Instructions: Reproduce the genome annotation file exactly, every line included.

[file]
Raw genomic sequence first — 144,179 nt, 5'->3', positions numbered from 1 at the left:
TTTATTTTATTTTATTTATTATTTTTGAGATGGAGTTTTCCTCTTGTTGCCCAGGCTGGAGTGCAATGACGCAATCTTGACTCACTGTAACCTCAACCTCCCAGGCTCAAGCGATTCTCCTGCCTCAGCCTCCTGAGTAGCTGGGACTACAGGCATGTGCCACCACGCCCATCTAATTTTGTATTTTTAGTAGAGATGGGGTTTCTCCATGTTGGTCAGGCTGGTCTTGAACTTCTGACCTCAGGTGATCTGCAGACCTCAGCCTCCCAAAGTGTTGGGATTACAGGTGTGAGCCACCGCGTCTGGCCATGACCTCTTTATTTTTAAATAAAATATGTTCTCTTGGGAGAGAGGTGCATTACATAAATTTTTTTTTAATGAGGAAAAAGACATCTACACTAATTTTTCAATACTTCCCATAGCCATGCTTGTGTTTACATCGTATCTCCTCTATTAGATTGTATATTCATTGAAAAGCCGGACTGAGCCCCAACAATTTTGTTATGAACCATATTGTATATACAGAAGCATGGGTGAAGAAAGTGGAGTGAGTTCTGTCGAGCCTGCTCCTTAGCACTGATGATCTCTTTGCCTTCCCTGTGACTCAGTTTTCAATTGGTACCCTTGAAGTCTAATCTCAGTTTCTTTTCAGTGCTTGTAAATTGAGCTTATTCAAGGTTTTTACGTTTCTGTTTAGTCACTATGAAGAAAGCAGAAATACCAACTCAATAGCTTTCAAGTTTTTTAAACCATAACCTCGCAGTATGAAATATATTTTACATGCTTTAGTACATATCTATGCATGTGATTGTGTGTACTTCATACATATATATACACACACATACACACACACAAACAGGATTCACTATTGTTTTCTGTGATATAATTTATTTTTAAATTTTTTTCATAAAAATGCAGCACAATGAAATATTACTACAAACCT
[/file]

Raw genomic sequence first — 144,179 nt, 5'->3', positions numbered from 1 at the left:
TTTATTTTATTTTATTTATTATTTTTGAGATGGAGTTTTCCTCTTGTTGCCCAGGCTGGAGTGCAATGACGCAATCTTGACTCACTGTAACCTCAACCTCCCAGGCTCAAGCGATTCTCCTGCCTCAGCCTCCTGAGTAGCTGGGACTACAGGCATGTGCCACCACGCCCATCTAATTTTGTATTTTTAGTAGAGATGGGGTTTCTCCATGTTGGTCAGGCTGGTCTTGAACTTCTGACCTCAGGTGATCTGCAGACCTCAGCCTCCCAAAGTGTTGGGATTACAGGTGTGAGCCACCGCGTCTGGCCATGACCTCTTTATTTTTAAATAAAATATGTTCTCTTGGGAGAGAGGTGCATTACATAAATTTTTTTTTAATGAGGAAAAAGACATCTACACTAATTTTTCAATACTTCCCATAGCCATGCTTGTGTTTACATCGTATCTCCTCTATTAGATTGTATATTCATTGAAAAGCCGGACTGAGCCCCAACAATTTTGTTATGAACCATATTGTATATACAGAAGCATGGGTGAAGAAAGTGGAGTGAGTTCTGTCGAGCCTGCTCCTTAGCACTGATGATCTCTTTGCCTTCCCTGTGACTCAGTTTTCAATTGGTACCCTTGAAGTCTAATCTCAGTTTCTTTTCAGTGCTTGTAAATTGAGCTTATTCAAGGTTTTTACGTTTCTGTTTAGTCACTATGAAGAAAGCAGAAATACCAACTCAATAGCTTTCAAGTTTTTTAAACCATAACCTCGCAGTATGAAATATATTTTACATGCTTTAGTACATATCTATGCATGTGATTGTGTGTACTTCATACATATATATACACACACATACACACACACAAACAGGATTCACTATTGTTTTCTGTGATATAATTTATTTTTAAATTTTTTTCATAAAAATGCAGCACAATGAAATATTACTACAAACCT